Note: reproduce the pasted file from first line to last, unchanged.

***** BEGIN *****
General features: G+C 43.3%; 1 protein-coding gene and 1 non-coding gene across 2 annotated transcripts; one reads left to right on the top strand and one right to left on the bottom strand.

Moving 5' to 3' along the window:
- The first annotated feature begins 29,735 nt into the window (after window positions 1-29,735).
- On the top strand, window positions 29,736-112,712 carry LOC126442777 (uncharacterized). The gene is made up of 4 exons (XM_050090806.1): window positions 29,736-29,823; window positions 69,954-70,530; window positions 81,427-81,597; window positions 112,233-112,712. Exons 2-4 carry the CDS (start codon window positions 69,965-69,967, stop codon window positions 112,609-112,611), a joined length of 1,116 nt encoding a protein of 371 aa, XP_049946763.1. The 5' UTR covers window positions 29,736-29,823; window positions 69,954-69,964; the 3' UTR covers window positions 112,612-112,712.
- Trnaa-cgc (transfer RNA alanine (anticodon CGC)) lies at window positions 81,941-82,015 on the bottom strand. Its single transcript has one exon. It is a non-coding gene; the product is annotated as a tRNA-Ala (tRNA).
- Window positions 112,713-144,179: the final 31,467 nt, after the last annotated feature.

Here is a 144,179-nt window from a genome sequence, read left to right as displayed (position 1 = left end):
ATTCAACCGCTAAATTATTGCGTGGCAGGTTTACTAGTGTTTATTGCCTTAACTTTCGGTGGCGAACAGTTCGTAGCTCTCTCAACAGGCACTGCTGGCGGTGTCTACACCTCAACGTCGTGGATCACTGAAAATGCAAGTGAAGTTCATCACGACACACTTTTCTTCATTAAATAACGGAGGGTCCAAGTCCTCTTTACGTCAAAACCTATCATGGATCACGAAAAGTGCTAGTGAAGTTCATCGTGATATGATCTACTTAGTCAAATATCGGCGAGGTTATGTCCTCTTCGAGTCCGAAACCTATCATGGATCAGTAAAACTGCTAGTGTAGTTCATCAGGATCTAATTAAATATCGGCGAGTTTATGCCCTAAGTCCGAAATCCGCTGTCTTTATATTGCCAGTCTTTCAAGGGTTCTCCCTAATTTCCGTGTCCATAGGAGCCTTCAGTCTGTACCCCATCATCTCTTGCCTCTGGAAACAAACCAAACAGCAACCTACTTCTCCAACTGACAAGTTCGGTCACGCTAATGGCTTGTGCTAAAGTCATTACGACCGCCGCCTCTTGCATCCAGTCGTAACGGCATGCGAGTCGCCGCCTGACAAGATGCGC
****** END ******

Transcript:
General features: G+C 43.3%; 1 protein-coding gene and 1 non-coding gene across 2 annotated transcripts; one reads left to right on the top strand and one right to left on the bottom strand.

Moving 5' to 3' along the window:
- The first annotated feature begins 29,735 nt into the window (after window positions 1-29,735).
- On the top strand, window positions 29,736-112,712 carry LOC126442777 (uncharacterized). The gene is made up of 4 exons (XM_050090806.1): window positions 29,736-29,823; window positions 69,954-70,530; window positions 81,427-81,597; window positions 112,233-112,712. Exons 2-4 carry the CDS (start codon window positions 69,965-69,967, stop codon window positions 112,609-112,611), a joined length of 1,116 nt encoding a protein of 371 aa, XP_049946763.1. The 5' UTR covers window positions 29,736-29,823; window positions 69,954-69,964; the 3' UTR covers window positions 112,612-112,712.
- Trnaa-cgc (transfer RNA alanine (anticodon CGC)) lies at window positions 81,941-82,015 on the bottom strand. Its single transcript has one exon. It is a non-coding gene; the product is annotated as a tRNA-Ala (tRNA).
- Window positions 112,713-144,179: the final 31,467 nt, after the last annotated feature.

Here is a 144,179-nt window from a genome sequence, read left to right as displayed (position 1 = left end):
ATTCAACCGCTAAATTATTGCGTGGCAGGTTTACTAGTGTTTATTGCCTTAACTTTCGGTGGCGAACAGTTCGTAGCTCTCTCAACAGGCACTGCTGGCGGTGTCTACACCTCAACGTCGTGGATCACTGAAAATGCAAGTGAAGTTCATCACGACACACTTTTCTTCATTAAATAACGGAGGGTCCAAGTCCTCTTTACGTCAAAACCTATCATGGATCACGAAAAGTGCTAGTGAAGTTCATCGTGATATGATCTACTTAGTCAAATATCGGCGAGGTTATGTCCTCTTCGAGTCCGAAACCTATCATGGATCAGTAAAACTGCTAGTGTAGTTCATCAGGATCTAATTAAATATCGGCGAGTTTATGCCCTAAGTCCGAAATCCGCTGTCTTTATATTGCCAGTCTTTCAAGGGTTCTCCCTAATTTCCGTGTCCATAGGAGCCTTCAGTCTGTACCCCATCATCTCTTGCCTCTGGAAACAAACCAAACAGCAACCTACTTCTCCAACTGACAAGTTCGGTCACGCTAATGGCTTGTGCTAAAGTCATTACGACCGCCGCCTCTTGCATCCAGTCGTAACGGCATGCGAGTCGCCGCCTGACAAGATGCGC